Melissa Gilbert Talks Teen Drug Abuse and Why She's Worried About Miley Cyrus
ParentDish spoke to Gilbert, 46, mother of two and step-mother of two, about a new feature on the group's website.
ParentDish: What's new at Drugfree.org?
Melissa Gilbert: Time to get help. It's a new area on the website. It's for parents and loved ones of young people who have reason to believe that their teen or young adult has a problem. It tells you where to go, what resources are best in their local areas, how to get help, how to ask for help, who to talk to, who to turn to. It's a really valuable tool of the website because, once you know there's a problem, if you Google recovery, you're screwed because there's such an abundance of information and it's not filtered.
PD: Also, I assume, recovery for teens is different than for adults.
MG: Recovery for young people is much different. Studies show that the younger person's brain is affected much more adversely from early drug and alcohol use than an adult. When you have kids, it's a scary prospect.
PD: What else is on it?
MG: It's run by the people at the partnership, but there's also a great deal of input and personal stories from parents whose children are in recovery -- about their experiences in their local areas.
It's really important because people still don't see addiction as a disease. Instead, they see it as some sort of test of will and it simply isn't. I use the cerebral palsy analogy a lot. If a young person came into your home who had CP and knocked over a precious vase, odds are you're not going to get really angry. But if someone with alcoholism comes into your house and knocks over the vase while drunk, chances are you're going to get pissed and they have a disease. I'm not likening alcoholism to cerebral palsy in any way, shape or form -- I don't want to have CP activists pounding on my door -- but it is a disease and people don't see it that way.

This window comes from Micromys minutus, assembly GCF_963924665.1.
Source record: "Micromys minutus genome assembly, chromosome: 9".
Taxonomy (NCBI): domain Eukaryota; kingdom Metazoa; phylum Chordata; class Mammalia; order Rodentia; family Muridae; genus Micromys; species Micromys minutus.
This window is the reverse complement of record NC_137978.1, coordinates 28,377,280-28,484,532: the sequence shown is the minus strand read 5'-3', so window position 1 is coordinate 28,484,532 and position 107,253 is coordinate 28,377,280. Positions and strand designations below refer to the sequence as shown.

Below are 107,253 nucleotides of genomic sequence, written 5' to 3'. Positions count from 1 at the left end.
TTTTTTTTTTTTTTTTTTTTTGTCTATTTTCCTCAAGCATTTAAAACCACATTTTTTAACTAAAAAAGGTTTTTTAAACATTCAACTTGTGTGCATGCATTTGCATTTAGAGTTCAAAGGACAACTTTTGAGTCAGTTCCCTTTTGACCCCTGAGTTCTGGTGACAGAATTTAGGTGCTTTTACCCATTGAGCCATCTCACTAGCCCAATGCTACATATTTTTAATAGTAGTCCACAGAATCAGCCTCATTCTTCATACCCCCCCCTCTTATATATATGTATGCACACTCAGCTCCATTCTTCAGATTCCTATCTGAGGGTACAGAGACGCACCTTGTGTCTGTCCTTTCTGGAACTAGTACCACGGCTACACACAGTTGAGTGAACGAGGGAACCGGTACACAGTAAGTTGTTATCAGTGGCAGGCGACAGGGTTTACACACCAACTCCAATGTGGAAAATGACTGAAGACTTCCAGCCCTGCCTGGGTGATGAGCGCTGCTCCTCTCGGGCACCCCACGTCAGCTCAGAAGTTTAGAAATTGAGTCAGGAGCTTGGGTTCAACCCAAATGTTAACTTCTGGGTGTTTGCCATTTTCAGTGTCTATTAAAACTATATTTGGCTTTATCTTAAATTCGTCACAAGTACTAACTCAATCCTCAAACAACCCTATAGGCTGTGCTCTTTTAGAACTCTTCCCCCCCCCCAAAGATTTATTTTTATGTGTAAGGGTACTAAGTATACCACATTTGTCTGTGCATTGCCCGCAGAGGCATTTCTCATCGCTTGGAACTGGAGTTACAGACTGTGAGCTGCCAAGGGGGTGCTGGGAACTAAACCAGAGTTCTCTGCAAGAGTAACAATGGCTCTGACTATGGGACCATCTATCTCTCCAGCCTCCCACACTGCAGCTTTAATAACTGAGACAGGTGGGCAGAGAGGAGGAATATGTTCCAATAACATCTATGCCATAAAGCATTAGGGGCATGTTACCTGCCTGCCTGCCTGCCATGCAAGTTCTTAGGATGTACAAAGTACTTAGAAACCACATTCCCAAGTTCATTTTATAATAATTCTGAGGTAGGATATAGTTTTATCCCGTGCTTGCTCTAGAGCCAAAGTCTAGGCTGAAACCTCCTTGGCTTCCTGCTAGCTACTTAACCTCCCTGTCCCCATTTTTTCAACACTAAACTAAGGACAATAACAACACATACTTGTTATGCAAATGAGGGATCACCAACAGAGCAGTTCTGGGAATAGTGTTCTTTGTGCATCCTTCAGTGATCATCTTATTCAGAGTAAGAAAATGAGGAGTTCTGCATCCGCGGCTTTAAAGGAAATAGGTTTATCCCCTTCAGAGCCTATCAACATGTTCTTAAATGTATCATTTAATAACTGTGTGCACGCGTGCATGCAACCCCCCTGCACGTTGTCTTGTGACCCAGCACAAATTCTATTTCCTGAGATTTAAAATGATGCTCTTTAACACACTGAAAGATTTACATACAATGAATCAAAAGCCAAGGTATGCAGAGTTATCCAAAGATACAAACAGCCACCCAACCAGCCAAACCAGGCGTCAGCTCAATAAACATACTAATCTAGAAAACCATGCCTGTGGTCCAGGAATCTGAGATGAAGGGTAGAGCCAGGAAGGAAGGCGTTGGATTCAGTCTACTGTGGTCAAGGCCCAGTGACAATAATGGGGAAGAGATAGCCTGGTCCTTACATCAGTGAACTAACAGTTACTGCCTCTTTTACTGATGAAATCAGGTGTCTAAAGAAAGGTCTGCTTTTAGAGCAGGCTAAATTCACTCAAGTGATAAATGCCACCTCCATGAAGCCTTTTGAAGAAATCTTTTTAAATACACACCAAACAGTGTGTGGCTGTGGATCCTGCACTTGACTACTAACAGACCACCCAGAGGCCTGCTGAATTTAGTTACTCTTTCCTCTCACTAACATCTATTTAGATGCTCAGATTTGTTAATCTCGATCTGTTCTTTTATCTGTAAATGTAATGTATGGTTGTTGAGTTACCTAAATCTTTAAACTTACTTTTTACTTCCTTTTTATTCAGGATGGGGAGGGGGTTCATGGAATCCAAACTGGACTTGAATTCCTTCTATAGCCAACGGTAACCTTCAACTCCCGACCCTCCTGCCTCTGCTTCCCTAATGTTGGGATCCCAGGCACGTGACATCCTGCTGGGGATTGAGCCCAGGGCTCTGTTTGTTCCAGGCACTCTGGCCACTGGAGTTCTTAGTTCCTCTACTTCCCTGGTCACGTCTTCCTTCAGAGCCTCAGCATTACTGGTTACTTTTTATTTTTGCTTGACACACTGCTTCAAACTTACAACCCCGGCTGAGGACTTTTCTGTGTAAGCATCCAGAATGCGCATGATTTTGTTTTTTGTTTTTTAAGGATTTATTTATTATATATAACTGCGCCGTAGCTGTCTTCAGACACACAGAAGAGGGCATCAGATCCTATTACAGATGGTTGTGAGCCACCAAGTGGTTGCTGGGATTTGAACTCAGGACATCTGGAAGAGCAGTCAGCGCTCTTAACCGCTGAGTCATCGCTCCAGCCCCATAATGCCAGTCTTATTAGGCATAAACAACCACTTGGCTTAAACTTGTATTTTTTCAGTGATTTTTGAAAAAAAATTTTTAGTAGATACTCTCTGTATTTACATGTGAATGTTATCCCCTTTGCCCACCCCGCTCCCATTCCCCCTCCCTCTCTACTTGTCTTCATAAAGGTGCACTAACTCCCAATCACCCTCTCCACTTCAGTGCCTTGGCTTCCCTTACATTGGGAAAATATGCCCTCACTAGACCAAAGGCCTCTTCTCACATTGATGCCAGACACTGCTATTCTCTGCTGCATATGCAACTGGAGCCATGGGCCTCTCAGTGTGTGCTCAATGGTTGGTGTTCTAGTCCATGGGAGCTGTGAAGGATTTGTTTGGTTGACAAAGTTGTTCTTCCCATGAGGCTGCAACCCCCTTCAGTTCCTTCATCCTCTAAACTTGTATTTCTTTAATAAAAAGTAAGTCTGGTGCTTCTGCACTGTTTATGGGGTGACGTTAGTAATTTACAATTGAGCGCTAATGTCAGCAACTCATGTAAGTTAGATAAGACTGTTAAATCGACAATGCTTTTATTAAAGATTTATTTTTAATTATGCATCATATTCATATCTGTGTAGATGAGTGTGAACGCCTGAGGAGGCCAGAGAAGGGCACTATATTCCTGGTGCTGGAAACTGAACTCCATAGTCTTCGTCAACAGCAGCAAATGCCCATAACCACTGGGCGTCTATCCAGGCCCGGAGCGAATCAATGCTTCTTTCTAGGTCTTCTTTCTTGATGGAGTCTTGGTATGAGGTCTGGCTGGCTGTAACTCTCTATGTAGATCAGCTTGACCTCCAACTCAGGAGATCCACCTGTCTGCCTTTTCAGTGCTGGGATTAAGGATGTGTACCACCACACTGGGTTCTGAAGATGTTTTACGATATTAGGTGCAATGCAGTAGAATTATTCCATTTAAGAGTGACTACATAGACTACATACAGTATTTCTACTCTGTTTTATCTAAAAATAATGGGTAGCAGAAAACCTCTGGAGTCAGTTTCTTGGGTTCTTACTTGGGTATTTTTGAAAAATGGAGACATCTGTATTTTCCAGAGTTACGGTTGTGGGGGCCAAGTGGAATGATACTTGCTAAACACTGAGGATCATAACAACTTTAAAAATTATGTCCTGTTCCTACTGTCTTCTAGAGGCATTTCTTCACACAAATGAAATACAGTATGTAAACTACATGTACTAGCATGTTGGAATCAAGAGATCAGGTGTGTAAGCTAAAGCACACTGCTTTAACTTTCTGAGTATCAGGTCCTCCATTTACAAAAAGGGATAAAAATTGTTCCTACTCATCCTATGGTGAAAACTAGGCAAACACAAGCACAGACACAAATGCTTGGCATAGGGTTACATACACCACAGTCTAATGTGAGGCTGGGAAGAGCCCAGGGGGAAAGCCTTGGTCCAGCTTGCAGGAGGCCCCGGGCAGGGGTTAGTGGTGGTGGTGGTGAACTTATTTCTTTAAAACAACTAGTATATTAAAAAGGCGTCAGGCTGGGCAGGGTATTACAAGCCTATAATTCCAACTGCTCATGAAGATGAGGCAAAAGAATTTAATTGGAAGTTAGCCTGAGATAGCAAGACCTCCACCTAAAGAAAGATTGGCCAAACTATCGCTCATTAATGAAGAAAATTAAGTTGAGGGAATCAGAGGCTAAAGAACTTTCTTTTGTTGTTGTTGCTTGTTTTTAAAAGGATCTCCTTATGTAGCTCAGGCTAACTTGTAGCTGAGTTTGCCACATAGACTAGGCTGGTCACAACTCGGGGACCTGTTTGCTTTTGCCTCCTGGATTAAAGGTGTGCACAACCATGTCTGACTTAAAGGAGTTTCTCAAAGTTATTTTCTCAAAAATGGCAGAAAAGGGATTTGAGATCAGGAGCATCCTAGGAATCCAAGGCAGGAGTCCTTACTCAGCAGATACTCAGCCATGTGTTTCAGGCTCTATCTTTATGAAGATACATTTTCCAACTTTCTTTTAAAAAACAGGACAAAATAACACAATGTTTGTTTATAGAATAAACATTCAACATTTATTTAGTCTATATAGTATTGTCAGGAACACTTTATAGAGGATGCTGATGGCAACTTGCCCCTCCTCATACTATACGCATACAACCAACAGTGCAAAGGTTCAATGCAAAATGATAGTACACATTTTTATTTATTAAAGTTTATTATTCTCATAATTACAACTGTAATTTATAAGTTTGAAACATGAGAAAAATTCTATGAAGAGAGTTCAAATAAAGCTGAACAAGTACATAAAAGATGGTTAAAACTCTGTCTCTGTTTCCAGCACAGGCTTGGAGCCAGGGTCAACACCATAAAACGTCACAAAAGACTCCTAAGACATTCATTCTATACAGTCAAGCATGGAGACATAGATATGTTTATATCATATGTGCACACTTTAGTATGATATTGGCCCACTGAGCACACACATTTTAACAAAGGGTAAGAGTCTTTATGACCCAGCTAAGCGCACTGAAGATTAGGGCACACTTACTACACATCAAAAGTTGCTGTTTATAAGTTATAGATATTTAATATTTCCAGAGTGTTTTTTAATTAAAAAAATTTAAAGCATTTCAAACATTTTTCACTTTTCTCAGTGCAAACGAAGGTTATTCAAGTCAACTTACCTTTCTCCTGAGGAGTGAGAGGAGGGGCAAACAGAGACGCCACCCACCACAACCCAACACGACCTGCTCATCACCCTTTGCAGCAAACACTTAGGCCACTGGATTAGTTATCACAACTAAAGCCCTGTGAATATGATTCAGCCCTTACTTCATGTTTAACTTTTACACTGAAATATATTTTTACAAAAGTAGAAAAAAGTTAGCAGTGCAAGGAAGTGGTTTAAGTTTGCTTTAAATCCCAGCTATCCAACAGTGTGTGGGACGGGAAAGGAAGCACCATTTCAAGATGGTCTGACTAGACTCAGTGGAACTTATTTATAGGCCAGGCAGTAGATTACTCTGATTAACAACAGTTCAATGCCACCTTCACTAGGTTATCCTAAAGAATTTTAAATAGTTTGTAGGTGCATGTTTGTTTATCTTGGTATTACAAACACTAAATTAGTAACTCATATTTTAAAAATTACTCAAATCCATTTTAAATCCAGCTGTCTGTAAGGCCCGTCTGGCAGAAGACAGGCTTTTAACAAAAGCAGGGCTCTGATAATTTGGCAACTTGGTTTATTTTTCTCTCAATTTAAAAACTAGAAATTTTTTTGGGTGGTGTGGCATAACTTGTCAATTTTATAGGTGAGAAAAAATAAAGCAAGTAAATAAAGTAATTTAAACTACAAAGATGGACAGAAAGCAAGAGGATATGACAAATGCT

PD: Don't you think this time of year, it's easier for kids to get away with stuff?
MG: This time of year everybody gets away with it. If the child has grown up with any kind of trauma, this is when there's going to be a trigger. Parents are divorced -- where am I spending Christmas? Or, God forbid, the child has been molested. Any kind of childhood trauma or loss of parent which is traumatic -- the holidays are always difficult.
PD: I interviewed Dr. Drew recently, and he said he has zero drug tolerance for his kids.
MG: Yeah, sounds about right. I'm so crazy about that man. He saved my ass last year when I was going through my broken back stuff. We've still never met face to face. He was on the phone with me constantly, talking me through taking opiates, how long to take them without triggering my addiction. I agree with a zero tolerance policy. It's easy with Michael (Melissa's son). He's 15 and he's under my roof. We check his e-mails, we lurk on his Facebook page, we go through his drawers. He has no real privacy. You have to earn it. The older kids are different, but I'm always watching. I watch really closely.
PD: What are the signs?
MG: The signs are pretty clear. You'll see a drop in grades, mood swings will occur, he'll isolate more, want to be with friends more, more surly, break curfew, struggle with school. Those are red flags. And get to know your kids friends. That's huge. Michael is not allowed to hang out with people I don't know.
PD: Does it make you sad, seeing someone like Lindsay Lohan?
MG: It makes me sad because nobody wants to see someone they admire go through such a difficult time and just fall so far. And, God, Miley Cyrus. You do the math. ... Her mother allegedly had an affair with someone who's recognizable. Her parents separated -- that's her rock, so there's a strike against her right there.
PD: Do you think she has a problem?
MG: If you don't have a problem, you have your wits about you and you know not to have your friends taking photos. It seems to me like she was looking to get caught, subconsciously maybe. I do want to grab all these people up and tuck them away in my house and say, "I got it, I'm with you."
And let's not forget Heath Ledger. What's more tragic than that? All prescription and over-the-counter-drugs -- no illicit narcotics -- mixed in the wrong combination and a brilliant father of a sweet little girl didn't wake up.
Start by teaching him that it is safe to do so.